Many jazz critics, however, regarded commercial success as a sign that a jazz artist had sold out, and Harris soon stopped playing "Exodus" in concert. He moved to Columbia Records in 1964 and to Atlantic Records in 1965. At Atlantic in 1965 he released The In Sound, a bop album which won back many of his detractors. Columbia Records is the oldest continually used brand name in recorded sound, dating back to 1888. ... Atlantic Records (Atlantic Recording Corporation) is a record label founded in 1947 by Ahmet Ertegun and Herb Abramson. ... Bebop or bop is a form of jazz characterized by fast tempos and improvisation based on harmonic structure rather than melody. ...


Over the next few years he began to perform on electric piano and the electric Varitone saxophone, and to perform a mixture of jazz and funk which sold well in both the jazz and rhythm and blues markets. In 1967 his album The Electrifying Eddie Harris reached second place on the R & B charts. An electric piano (e-piano) is an electric musical instrument of the 1960s or 1970s, which was built to replace a (heavy) piano on stage. ... Funk is a distinct style of music originated by African-Americans, e. ... Rhythm and blues (or R&B) is a musical marketing term introduced in the United States in the late 1940s by Billboard magazine. ...


In 1969 he performed with Les McCann's group at the Montreux Jazz Festival. Although they had been unable to rehearse, their session was so impressive that a recording of it was released as Swiss Movement, which became one of the best-selling jazz albums ever, also reaching second place on the R & B charts. Poster designed by Keith Haring The Montreux Jazz Festival is the best-known music festival in Switzerland. ...


From 1970 to 1975 he experimented with new instruments of his own invention (the reed trumpet was a trumpet with a saxophone mouthpiece, the saxobone was a saxophone with a trombone mouthpiece, and the guitorgan was a combination of guitar and organ), with singing the blues, with jazz-rock (he recorded an album with Steve Winwood, Jeff Beck, Albert Lee, Rick Grech, Zoot Money, and other rockers), and with comic R & B numbers such as "That is Why You're Overweight." 1970 was a common year starting on Thursday. ... 1975 was a common year starting on Wednesday (the link is to a full 1975 calendar). ... Trumpeter performing with the United States Air Forces in Europe Band The trumpet is the highest brass instrument in register, above the tuba, euphonium, trombone, sousaphone, and french horn. ... The classical guitar typically has 3 nylon and 3 nickel-wound strings. ... This article or section should be merged with Pipe organ The Casavant pipe organ at Notre-Dame de Montréal Basilica, Montreal The organ is a type of keyboard musical instrument, distinctive because the sound is not produced by a percussion action, as on a piano or celesta, or by... For the emotional state, see Depression (mood). ... Jazz fusion (sometimes referred to simply as fusion) is a musical genre that loosely encompasses the merging of jazz with other styles, particularly rock, funk, R&B, and world music. ... Stephen Laurence (Steve) Winwood (born May 12, 1948 in Birmingham, England) was a part of the Birmingham Rhythm and blues scene from a young age, playing the Hammond organ and guitar, backing blues singers like Muddy Waters, John Lee Hooker, T-Bone Walker, Howlin Wolf, B. B. King, Sonny Boy... Jeff Beck The electric guitarist Jeff Beck (born June 24, 1944) is a British rock musician who played in a number of influential bands in the 1960s. ... Albert Lee is a British country guitarist, reputedly one of the fastest guitarists in the world. ... Rick Grech (born November 1, 1945, died March 17, 1990) Bass player for Blind Faith, Ginger Bakers Air Force and Traffic. ...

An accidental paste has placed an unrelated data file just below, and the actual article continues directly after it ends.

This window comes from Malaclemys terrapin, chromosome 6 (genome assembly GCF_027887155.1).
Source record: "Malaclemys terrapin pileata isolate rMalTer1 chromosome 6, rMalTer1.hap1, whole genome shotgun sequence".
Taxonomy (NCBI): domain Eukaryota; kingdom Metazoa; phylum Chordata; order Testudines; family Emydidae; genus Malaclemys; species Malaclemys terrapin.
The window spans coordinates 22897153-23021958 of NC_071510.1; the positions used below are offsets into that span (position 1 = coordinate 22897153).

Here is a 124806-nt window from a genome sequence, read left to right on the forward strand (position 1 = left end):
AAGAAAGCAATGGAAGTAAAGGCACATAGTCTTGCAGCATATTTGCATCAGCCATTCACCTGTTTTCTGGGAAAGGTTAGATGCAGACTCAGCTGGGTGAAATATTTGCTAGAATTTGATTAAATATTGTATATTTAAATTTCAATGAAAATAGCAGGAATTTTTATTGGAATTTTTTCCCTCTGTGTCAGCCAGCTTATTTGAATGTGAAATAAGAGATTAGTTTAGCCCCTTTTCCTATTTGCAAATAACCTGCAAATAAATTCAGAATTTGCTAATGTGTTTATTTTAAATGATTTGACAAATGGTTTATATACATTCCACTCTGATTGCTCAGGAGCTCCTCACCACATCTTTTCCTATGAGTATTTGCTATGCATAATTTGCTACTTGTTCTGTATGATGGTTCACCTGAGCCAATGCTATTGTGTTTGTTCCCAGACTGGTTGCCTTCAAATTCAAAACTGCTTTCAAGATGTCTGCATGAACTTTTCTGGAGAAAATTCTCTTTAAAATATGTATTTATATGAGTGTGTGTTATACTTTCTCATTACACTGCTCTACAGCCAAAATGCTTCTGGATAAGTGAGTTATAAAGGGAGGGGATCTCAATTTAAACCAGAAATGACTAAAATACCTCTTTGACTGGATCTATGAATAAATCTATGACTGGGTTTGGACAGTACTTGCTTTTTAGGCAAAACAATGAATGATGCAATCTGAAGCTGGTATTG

In 1975, however, he alienated much of his audience with his album The Reason Why I'm Talkin' Shit, which consisted mainly of stand-up comedy, and public interest in his subsequent albums declined sharply. He continued to record into the 1990s, but his experimentation ended and he mainly recorded hard bop. Richard Pryor hits the money line (NB This article refers to the history of stand-up comedy in the United States of America) A stand-up comedian or stand-up comic is someone that performs in comedy clubs, usually reciting a fast paced succession of amusing stories, short jokes and... Events and trends The 1990s are generally classified as having moved slightly away from the more conservative 1980s, but keeping the same mind-set. ... Hard bop is an extension of bebop (bop) music which incorporates influences from rhythm and blues, gospel music, and blues, especially in the saxophone and piano playing. ...


  Results from FactBites:
 
JJA Library (2306 words)
And as the song suggests, Harris -- a wizardly musician, oddball inventor, trash-talking monologist, and stylistic innovator of the first rank, who appeared on more than 50 albums and sold more than two million copies of his first record -- remained equally aware that lots of listeners had no idea who he was.
Eddie Harris, born (1934) and raised in Chicago before moving on to L.A. in the 1960s, died November 5.
And in the 70s, Eddie's between-songs patter grew to become a major part of his onstage persona, revealing his delightfully skewed sense of humor and a real handle on blue and sometimes filthy comedy -- enough so that in 1976 he could issue an album composed entirely of improvised monologs.
  More results at FactBites »